Time Tracer Ltd - Publishing


2nd Edition by Edwin Olima FCCA

ISBN 0-9543820-1-3










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Chapter 9           Stock  Of Goods Yet To Be Sold


We have now reached the end of our trading period and we should find out the how many items of goods  we have not yet sold and also put a value on them.   To do this carry out the following steps:


Step 1.      Go through the purchase invoices for traded goods (computers in this case)  and also the sales invoices and credit note  for the goods and list the stock quantities out in date order in the table below. The first two have been done:


Stock Record: 1333 GHZ Computers


Balance B/F



Goods  In – Purchased or returned 



Goods  Out – Sold



Balance c/f


D = A + B - C

10 Jan 3000





15 Jan 3000



( 4 )











































Step 2.        You should be left with 3 computers unsold. These will be valued at £500.00 each (see the last purchase invoice dated 2 Aug 3000 ) to give you a total stock value of £1,500.


Now compare your answer to the one in the answer section of the book.


The main assumption in the above valuation  exercise is that the first batch  of goods in  are sold out before the next batch of goods in. In accounting terminology this is called the First in First out  (FIFO ) method of valuing stock. One could say that this is the traditional and most commonly used method. However you should note that there are other valuation  methods depending on the type of business and the type of product being traded. Here again your business adviser can help you with the most appropriate method for your business.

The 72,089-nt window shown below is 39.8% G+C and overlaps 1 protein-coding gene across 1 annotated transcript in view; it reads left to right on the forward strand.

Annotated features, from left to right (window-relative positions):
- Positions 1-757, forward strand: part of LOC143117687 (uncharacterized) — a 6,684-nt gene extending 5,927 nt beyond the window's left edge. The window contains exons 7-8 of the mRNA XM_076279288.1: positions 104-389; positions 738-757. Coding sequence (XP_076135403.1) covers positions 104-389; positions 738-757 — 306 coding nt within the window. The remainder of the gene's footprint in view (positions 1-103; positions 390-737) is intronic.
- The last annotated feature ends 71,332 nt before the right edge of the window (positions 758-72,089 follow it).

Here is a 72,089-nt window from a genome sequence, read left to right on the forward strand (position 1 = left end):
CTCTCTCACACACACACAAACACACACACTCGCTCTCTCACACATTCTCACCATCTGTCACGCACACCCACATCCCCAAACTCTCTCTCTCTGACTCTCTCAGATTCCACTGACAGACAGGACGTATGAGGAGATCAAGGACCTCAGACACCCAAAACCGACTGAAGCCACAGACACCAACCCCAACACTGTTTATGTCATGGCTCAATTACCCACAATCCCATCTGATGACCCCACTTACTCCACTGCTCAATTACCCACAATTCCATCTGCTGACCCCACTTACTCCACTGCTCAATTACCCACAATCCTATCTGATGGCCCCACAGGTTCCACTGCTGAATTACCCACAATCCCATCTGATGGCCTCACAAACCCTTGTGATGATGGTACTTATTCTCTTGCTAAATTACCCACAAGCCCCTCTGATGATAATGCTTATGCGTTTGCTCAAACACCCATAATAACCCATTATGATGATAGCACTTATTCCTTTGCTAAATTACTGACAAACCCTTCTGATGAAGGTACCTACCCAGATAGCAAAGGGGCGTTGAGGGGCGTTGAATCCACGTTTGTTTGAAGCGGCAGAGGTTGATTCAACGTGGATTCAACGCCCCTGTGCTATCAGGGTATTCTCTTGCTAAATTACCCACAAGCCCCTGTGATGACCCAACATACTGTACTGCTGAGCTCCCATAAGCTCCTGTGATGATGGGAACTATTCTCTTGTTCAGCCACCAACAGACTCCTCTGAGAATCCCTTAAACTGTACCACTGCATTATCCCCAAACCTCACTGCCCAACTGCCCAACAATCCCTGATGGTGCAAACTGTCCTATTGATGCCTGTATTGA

In our example we have only used one type of stock and it is easy to create the above table. In practice, businesses with lots of stock items would need stock records in respect of each item of stock. These records would add stock brought in to shop (or warehouse) and deduct from this the quantity of stock going out as sales. The balance of stock at the end of the period would then be valued according to the latest purchase invoice values (assuming FIFO ).


It is important to verify the balance of stock items that the records show as stock of goods  at the period end. To do this, a business would carry out a stock take . The quantity ascertained during the stock take should in theory match the balance of goods shown by the stock records.


In practice some businesses do a stock take  at the end of each period to determine the closing stock  of goods  rather than keep detailed stock records. The disadvantage of this is that one may not know if stocks have been misappropriated. The advantage being less administration work.


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